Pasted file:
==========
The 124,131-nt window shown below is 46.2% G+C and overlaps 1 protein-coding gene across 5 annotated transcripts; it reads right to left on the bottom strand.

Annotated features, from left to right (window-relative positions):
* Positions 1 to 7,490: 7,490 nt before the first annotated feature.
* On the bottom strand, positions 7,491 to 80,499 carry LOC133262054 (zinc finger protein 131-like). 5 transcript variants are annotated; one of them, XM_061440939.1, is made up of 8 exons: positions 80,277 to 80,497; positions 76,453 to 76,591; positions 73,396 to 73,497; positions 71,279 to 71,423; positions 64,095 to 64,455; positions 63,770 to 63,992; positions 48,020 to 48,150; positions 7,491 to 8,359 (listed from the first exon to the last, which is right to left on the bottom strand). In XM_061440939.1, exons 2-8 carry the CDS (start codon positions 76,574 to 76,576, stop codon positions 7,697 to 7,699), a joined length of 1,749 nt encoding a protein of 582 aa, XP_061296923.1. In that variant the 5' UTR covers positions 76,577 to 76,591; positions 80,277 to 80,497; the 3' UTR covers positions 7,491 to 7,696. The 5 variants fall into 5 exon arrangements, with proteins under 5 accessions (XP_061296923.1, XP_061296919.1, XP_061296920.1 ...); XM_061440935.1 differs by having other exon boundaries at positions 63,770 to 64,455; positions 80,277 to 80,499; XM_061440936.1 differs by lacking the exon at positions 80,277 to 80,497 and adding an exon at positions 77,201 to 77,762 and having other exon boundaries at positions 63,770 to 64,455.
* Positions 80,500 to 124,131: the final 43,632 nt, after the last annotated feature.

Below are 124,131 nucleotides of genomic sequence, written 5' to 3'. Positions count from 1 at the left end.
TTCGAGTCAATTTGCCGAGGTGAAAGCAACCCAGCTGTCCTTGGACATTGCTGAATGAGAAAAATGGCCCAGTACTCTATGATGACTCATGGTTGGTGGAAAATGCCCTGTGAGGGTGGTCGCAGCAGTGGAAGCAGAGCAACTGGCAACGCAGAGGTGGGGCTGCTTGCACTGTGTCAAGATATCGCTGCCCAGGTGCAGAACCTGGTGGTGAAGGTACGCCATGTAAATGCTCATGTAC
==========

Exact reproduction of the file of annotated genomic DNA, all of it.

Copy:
The 124,131-nt window shown below is 46.2% G+C and overlaps 1 protein-coding gene across 5 annotated transcripts; it reads right to left on the bottom strand.

Annotated features, from left to right (window-relative positions):
* Positions 1 to 7,490: 7,490 nt before the first annotated feature.
* On the bottom strand, positions 7,491 to 80,499 carry LOC133262054 (zinc finger protein 131-like). 5 transcript variants are annotated; one of them, XM_061440939.1, is made up of 8 exons: positions 80,277 to 80,497; positions 76,453 to 76,591; positions 73,396 to 73,497; positions 71,279 to 71,423; positions 64,095 to 64,455; positions 63,770 to 63,992; positions 48,020 to 48,150; positions 7,491 to 8,359 (listed from the first exon to the last, which is right to left on the bottom strand). In XM_061440939.1, exons 2-8 carry the CDS (start codon positions 76,574 to 76,576, stop codon positions 7,697 to 7,699), a joined length of 1,749 nt encoding a protein of 582 aa, XP_061296923.1. In that variant the 5' UTR covers positions 76,577 to 76,591; positions 80,277 to 80,497; the 3' UTR covers positions 7,491 to 7,696. The 5 variants fall into 5 exon arrangements, with proteins under 5 accessions (XP_061296923.1, XP_061296919.1, XP_061296920.1 ...); XM_061440935.1 differs by having other exon boundaries at positions 63,770 to 64,455; positions 80,277 to 80,499; XM_061440936.1 differs by lacking the exon at positions 80,277 to 80,497 and adding an exon at positions 77,201 to 77,762 and having other exon boundaries at positions 63,770 to 64,455.
* Positions 80,500 to 124,131: the final 43,632 nt, after the last annotated feature.

Below are 124,131 nucleotides of genomic sequence, written 5' to 3'. Positions count from 1 at the left end.
TTCGAGTCAATTTGCCGAGGTGAAAGCAACCCAGCTGTCCTTGGACATTGCTGAATGAGAAAAATGGCCCAGTACTCTATGATGACTCATGGTTGGTGGAAAATGCCCTGTGAGGGTGGTCGCAGCAGTGGAAGCAGAGCAACTGGCAACGCAGAGGTGGGGCTGCTTGCACTGTGTCAAGATATCGCTGCCCAGGTGCAGAACCTGGTGGTGAAGGTACGCCATGTAAATGCTCATGTAC